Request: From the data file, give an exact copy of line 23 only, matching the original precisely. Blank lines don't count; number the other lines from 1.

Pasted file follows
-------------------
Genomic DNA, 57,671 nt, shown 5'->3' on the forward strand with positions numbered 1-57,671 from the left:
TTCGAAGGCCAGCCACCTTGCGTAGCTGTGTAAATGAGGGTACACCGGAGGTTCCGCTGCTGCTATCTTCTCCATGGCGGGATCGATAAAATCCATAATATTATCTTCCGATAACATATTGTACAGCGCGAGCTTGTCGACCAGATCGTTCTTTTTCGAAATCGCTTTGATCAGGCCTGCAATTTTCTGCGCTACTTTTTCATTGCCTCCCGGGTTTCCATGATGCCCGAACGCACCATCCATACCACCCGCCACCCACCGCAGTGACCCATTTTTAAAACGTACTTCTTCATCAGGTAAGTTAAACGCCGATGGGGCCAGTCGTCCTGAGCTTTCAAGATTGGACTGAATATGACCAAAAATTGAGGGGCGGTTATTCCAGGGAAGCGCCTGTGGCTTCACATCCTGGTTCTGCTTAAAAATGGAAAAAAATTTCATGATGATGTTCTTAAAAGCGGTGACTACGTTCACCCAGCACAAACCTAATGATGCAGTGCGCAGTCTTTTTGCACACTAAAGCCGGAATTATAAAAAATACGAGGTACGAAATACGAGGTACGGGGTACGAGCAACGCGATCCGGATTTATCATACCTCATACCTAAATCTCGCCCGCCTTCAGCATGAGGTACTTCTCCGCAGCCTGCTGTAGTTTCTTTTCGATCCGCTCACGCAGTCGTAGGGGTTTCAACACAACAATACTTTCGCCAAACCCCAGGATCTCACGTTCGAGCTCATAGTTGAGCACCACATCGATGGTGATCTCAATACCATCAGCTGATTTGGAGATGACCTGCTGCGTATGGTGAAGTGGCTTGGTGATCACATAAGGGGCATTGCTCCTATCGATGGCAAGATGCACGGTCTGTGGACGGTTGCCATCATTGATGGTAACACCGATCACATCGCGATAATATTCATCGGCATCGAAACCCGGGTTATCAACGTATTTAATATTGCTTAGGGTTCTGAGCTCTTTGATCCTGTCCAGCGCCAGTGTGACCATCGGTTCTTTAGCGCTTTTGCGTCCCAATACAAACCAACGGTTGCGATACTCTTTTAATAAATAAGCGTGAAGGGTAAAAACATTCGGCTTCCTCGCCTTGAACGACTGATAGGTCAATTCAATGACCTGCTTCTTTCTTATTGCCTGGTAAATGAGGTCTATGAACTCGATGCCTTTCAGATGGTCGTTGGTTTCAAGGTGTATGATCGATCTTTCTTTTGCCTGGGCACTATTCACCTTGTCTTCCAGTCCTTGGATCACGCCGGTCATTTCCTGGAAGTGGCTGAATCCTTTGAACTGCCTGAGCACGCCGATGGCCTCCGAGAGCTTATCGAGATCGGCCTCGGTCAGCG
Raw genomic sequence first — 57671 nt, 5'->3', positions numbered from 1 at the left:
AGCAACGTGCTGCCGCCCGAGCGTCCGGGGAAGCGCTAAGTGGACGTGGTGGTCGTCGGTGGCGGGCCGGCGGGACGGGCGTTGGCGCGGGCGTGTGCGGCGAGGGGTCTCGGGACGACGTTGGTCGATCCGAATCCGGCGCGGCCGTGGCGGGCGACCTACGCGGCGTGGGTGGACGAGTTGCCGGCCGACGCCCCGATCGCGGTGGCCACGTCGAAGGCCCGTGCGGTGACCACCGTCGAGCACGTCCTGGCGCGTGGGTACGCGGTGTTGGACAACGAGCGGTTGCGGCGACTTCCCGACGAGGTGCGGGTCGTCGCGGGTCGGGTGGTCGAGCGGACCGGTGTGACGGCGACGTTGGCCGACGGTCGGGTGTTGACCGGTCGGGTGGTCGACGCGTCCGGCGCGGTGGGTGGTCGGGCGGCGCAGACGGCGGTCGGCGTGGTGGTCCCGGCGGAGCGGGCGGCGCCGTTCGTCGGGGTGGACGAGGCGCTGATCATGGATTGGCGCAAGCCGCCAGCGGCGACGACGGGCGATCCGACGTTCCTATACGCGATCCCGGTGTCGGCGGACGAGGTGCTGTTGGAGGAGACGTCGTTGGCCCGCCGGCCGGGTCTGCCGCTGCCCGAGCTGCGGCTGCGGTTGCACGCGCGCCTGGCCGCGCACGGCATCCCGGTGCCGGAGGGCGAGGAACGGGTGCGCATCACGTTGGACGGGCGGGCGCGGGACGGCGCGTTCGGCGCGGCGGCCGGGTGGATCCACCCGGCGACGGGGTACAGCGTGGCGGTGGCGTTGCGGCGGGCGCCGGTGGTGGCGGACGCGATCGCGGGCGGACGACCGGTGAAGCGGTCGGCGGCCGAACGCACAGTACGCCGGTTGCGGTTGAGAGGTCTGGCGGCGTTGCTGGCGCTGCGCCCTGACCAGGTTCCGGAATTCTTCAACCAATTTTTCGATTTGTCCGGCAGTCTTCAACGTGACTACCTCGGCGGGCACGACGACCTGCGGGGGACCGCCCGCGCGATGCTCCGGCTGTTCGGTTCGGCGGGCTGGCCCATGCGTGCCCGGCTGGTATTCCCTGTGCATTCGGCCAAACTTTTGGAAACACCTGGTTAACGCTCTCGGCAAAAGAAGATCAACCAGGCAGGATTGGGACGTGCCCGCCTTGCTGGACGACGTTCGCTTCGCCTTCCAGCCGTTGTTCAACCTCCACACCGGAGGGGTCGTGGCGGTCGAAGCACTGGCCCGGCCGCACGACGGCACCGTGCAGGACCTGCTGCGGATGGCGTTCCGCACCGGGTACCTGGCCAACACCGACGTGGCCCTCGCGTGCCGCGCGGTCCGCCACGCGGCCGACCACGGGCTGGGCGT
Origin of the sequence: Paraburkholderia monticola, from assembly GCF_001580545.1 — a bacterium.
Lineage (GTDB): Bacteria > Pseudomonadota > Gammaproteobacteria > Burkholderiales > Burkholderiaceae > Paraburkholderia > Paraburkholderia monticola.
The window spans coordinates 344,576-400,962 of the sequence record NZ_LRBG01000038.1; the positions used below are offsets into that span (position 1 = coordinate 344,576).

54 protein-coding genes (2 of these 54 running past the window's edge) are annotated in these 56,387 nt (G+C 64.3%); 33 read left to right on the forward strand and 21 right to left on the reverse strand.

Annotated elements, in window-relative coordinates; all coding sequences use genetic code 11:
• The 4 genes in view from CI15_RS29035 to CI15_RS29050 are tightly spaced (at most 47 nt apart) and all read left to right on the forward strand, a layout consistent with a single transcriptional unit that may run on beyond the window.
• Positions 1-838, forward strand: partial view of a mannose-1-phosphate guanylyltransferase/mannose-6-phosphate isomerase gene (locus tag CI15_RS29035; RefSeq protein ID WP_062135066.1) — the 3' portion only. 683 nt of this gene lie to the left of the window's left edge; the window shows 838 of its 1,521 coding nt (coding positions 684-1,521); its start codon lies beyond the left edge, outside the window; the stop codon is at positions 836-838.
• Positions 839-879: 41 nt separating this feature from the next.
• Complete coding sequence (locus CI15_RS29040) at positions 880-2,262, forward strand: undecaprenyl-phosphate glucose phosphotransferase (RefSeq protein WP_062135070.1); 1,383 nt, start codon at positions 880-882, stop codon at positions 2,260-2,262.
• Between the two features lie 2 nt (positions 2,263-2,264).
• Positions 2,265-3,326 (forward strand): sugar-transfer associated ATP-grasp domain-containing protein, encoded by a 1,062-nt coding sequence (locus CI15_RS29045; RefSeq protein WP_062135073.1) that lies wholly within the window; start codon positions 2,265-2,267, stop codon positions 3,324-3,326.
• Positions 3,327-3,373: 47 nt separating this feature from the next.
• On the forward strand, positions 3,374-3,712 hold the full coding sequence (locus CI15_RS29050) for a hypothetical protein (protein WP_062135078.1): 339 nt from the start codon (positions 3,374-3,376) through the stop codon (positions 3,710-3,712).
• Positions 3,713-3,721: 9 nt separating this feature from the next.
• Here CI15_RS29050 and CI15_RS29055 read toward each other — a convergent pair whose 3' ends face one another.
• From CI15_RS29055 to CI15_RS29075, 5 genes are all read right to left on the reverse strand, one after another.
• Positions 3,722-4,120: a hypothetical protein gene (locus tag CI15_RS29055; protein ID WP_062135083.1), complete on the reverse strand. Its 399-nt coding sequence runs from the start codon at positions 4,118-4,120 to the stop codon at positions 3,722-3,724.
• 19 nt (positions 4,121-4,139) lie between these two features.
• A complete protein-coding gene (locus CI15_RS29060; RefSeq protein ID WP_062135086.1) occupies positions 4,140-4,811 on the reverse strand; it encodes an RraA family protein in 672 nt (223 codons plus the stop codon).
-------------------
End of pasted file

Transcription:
• A complete protein-coding gene (locus CI15_RS29060; RefSeq protein ID WP_062135086.1) occupies positions 4,140-4,811 on the reverse strand; it encodes an RraA family protein in 672 nt (223 codons plus the stop codon).